Transferred malice is a legal concept that refers to the situation where a person intends to commit a crime against one person, but actually ends up harming a different person instead.
In such cases, the law recognises that the person's intent was still to harm someone, even though they ended up harming a different individual. As a result, the law may hold the person responsible for the harm caused to the unintended victim.
For example, suppose that a person intends to shoot someone with a gun, but misses the intended target and hits a bystander instead. Even though the person did not intend to harm the bystander, the law may still hold them responsible for the harm caused to the bystander, as the person's intent to harm someone was still present.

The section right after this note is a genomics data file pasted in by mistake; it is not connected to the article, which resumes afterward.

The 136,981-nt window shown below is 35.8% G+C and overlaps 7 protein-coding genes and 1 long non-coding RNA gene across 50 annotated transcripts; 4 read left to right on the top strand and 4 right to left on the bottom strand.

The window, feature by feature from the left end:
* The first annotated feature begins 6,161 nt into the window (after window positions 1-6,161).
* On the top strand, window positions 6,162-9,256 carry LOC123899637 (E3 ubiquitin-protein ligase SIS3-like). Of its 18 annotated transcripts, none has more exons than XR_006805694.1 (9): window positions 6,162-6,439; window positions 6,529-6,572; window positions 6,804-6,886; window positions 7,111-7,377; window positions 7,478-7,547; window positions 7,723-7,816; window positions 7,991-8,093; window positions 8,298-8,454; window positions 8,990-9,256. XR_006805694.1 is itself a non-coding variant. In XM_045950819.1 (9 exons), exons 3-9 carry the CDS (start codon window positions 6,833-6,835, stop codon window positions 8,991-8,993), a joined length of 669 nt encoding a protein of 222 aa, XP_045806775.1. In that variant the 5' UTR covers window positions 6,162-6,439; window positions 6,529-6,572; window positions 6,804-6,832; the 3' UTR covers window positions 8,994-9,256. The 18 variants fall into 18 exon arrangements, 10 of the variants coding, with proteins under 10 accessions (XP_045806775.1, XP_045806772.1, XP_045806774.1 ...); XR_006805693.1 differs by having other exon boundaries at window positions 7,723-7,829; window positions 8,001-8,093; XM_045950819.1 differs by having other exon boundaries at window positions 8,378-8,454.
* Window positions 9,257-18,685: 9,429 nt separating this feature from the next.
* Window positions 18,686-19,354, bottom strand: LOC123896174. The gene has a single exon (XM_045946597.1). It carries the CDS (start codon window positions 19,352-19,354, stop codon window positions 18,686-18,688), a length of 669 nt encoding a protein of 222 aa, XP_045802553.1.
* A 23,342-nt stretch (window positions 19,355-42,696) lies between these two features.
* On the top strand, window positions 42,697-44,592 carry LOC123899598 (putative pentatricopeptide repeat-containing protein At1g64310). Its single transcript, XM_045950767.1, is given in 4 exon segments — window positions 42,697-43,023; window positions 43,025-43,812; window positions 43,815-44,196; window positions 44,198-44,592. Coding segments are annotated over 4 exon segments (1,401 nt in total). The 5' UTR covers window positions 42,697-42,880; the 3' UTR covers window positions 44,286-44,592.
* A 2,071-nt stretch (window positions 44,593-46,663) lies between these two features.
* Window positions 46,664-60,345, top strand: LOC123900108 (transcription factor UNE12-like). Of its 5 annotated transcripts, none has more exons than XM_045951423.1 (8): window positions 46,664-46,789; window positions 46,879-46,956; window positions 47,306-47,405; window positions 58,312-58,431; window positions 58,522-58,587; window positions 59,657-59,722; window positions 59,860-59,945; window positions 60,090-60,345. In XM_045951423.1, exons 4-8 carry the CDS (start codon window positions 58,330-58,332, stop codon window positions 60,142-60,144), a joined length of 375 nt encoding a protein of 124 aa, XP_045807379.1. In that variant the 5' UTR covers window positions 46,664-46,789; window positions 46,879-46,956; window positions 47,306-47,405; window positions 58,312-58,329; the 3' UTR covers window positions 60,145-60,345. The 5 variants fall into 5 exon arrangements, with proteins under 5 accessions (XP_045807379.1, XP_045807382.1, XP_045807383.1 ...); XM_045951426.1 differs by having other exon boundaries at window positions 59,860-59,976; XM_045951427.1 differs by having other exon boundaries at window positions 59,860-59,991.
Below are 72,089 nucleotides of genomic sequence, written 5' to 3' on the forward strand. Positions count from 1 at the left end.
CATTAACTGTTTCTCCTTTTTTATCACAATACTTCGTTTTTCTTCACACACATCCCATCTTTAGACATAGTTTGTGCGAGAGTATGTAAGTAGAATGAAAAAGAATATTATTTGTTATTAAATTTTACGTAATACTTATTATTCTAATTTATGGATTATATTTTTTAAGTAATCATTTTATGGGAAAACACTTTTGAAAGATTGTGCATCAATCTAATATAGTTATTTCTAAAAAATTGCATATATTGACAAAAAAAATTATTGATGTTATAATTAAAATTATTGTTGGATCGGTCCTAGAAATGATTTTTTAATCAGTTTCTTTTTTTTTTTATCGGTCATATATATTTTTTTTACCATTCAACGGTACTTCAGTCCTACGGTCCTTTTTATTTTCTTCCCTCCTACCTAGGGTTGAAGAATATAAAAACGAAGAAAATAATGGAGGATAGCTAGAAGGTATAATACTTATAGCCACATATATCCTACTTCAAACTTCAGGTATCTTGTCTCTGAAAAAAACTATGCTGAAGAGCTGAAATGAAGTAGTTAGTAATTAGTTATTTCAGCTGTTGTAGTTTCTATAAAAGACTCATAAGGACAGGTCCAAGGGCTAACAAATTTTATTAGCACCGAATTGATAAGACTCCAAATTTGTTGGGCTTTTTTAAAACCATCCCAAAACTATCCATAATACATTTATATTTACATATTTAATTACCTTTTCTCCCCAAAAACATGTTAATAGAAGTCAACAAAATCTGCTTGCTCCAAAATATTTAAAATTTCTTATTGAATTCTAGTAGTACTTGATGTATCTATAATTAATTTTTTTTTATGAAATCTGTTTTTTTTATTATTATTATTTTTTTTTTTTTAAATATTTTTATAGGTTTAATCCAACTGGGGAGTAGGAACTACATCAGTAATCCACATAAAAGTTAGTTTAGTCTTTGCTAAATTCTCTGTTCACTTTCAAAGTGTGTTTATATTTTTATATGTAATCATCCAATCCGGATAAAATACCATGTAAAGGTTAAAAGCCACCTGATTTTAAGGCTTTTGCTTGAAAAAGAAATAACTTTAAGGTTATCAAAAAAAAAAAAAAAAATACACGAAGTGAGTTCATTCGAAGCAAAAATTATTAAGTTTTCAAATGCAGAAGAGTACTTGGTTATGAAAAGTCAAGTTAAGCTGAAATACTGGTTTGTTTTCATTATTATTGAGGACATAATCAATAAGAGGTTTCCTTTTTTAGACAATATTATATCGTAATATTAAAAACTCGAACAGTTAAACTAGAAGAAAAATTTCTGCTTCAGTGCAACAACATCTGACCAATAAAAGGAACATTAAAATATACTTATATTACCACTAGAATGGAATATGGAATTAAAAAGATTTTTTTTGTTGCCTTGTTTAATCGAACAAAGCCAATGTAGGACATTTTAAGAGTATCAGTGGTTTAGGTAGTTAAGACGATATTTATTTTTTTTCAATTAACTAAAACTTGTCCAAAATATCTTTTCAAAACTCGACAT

Transferred malice is often used in cases of murder or manslaughter, where a person intends to harm one person but ends up causing the death of another. In such cases, the law may hold the person responsible for the death of the unintended victim, even though they did not intend to kill that person specifically.